Greetings! Today has been a nutty day and February is Heart Month, so let’s get started.
We’ll start with Anna Nicole Smith, 39. Died of a broken heart. We’ll wait for the medical examiner’s report, but trust me….broken heart. Pray for her baby. So many complications in that story, interesting case study for the law students. Not to mention feeding frenzy by the media.
Speaking of babies, the loss of a child is too painful to write about, we talked to a family today that lost a babe due to a freak accident in the home. Heartbreaking.
We love all things Egyptian and overheard a recent visitor to the Tut Exhibit in Chicago describing the some of the death masks on display. Evidently, it was common practice to make masks of infants, including the still born. Heart stopping.
If there is any good news to be found in all of this, the infant mortality rate has plummeted. The numbers have completely shifted.
From funeralwire.com, here’s a quote from Van Pine, president of American Funeral Consultants, New Paltz, N.Y. In the course of human history, most cultures have been made up of parents who buried their children, because most deaths occurred to young people, Pine said. Today’s Baby Boomer funeral directors are really sort of the tail end of…the first generation where children are burying their parents. This is a huge shift.
This change has been little noticed because it has unfolded over generations, as better sanitation and healthcare as well as cures to numerous childhood diseases have gradually reduced the death rate among the nation’s young people. But take a look at this longer view that Pine provided of the average age of Americans at the time of death:
1900: 0-14 53% 65-plus 17%
1950s: 0-14 9% 65-plus 53%
Today: 0-14 2% 65-plus 75%
A century ago, Pine said, his great-grandfather worked as a funeral director and had two livery set-ups: a black hearse with black horses for adults, and a white hearse with white horses for younger folks who had died. They ran the white hearse more than they did the black hearse he said. All the customs that we have were built around burying young people….The needs (of families) began to shift some time in the 30s, 40s and 50s, and we didn’t necessarily recognize it.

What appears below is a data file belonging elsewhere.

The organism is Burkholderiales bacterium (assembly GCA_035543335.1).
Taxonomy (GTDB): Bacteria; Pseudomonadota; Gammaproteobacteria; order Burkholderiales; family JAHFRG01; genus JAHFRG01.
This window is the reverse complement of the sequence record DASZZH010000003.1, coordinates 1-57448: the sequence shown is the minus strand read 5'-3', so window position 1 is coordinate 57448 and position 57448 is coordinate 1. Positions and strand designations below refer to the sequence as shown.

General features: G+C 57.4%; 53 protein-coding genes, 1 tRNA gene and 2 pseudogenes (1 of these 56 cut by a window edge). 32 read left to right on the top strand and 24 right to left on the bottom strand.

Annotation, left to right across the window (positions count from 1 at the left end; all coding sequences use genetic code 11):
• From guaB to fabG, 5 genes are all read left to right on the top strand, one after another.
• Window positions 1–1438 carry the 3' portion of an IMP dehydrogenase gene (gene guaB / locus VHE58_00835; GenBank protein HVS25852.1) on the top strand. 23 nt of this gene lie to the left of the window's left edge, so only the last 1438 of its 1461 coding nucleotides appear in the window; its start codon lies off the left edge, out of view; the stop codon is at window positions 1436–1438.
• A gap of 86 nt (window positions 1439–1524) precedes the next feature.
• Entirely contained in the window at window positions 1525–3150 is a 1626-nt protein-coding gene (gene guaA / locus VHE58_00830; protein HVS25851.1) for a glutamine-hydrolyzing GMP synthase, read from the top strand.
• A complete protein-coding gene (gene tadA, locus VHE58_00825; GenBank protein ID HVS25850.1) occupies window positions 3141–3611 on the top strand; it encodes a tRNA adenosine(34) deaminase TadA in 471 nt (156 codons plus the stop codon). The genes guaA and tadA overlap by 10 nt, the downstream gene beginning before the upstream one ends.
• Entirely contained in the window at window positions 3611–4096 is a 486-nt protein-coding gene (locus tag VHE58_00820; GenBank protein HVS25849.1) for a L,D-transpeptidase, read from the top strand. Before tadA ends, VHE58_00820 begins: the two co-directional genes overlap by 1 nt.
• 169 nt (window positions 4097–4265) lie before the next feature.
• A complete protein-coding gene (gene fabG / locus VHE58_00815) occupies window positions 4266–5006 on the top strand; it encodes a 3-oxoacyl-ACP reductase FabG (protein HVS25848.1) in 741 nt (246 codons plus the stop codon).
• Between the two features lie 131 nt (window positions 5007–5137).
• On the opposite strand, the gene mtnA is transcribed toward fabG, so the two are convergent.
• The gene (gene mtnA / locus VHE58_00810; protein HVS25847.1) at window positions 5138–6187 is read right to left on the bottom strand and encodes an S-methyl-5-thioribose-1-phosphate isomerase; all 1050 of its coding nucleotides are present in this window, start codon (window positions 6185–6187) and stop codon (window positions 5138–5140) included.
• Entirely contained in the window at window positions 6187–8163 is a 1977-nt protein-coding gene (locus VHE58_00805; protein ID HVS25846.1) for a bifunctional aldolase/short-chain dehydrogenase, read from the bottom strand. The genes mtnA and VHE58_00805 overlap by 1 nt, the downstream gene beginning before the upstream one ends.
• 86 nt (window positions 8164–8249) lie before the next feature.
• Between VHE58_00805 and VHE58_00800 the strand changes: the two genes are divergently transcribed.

Look at those statistics again: A century ago, only one-sixth of funerals were likely to be arranged for a parent 65 years or older; today, more than three-quarters of funerals fit that bill. That means younger and younger people are involved in the funeral arrangement. People are burying and cremating different kinds of people. The relationships are different, Pine adds. The meaning of life and death is different…Many funerals in the past were to recognize that which never could be, because it was the death of a child. And today, we’re recognizing that which was. In other words, today’s funeral arranger is more likely to be an adult child who wants to help create a meaningful, personalized and even celebratory event for a parent who lived a full life.
That’s enough about that. Here’s today’s tip for better living:
No matter your gender: Own some go-go boots.